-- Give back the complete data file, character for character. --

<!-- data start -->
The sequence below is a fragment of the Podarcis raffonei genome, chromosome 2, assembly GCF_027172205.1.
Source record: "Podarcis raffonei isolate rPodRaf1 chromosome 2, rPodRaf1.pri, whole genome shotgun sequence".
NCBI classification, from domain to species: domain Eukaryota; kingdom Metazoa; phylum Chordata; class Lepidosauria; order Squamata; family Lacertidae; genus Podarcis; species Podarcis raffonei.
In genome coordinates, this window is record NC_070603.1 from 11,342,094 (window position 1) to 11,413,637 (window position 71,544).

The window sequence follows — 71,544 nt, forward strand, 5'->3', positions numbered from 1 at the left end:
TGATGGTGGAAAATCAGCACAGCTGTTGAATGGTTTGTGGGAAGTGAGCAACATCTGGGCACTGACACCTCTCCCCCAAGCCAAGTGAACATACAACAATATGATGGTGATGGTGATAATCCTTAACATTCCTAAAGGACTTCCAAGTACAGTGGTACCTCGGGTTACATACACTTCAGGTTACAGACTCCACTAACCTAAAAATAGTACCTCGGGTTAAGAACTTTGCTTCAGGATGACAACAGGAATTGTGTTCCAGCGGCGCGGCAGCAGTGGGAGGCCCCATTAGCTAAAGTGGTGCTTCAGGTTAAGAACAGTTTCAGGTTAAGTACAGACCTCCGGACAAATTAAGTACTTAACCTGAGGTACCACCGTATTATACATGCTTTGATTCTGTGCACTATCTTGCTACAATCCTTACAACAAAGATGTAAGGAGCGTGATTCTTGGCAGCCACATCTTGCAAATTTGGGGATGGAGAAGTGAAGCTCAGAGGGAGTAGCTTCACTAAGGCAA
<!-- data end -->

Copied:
The sequence below is a fragment of the Podarcis raffonei genome, chromosome 2, assembly GCF_027172205.1.
Source record: "Podarcis raffonei isolate rPodRaf1 chromosome 2, rPodRaf1.pri, whole genome shotgun sequence".
NCBI classification, from domain to species: domain Eukaryota; kingdom Metazoa; phylum Chordata; class Lepidosauria; order Squamata; family Lacertidae; genus Podarcis; species Podarcis raffonei.
In genome coordinates, this window is record NC_070603.1 from 11,342,094 (window position 1) to 11,413,637 (window position 71,544).

The window sequence follows — 71,544 nt, forward strand, 5'->3', positions numbered from 1 at the left end:
TGATGGTGGAAAATCAGCACAGCTGTTGAATGGTTTGTGGGAAGTGAGCAACATCTGGGCACTGACACCTCTCCCCCAAGCCAAGTGAACATACAACAATATGATGGTGATGGTGATAATCCTTAACATTCCTAAAGGACTTCCAAGTACAGTGGTACCTCGGGTTACATACACTTCAGGTTACAGACTCCACTAACCTAAAAATAGTACCTCGGGTTAAGAACTTTGCTTCAGGATGACAACAGGAATTGTGTTCCAGCGGCGCGGCAGCAGTGGGAGGCCCCATTAGCTAAAGTGGTGCTTCAGGTTAAGAACAGTTTCAGGTTAAGTACAGACCTCCGGACAAATTAAGTACTTAACCTGAGGTACCACCGTATTATACATGCTTTGATTCTGTGCACTATCTTGCTACAATCCTTACAACAAAGATGTAAGGAGCGTGATTCTTGGCAGCCACATCTTGCAAATTTGGGGATGGAGAAGTGAAGCTCAGAGGGAGTAGCTTCACTAAGGCAA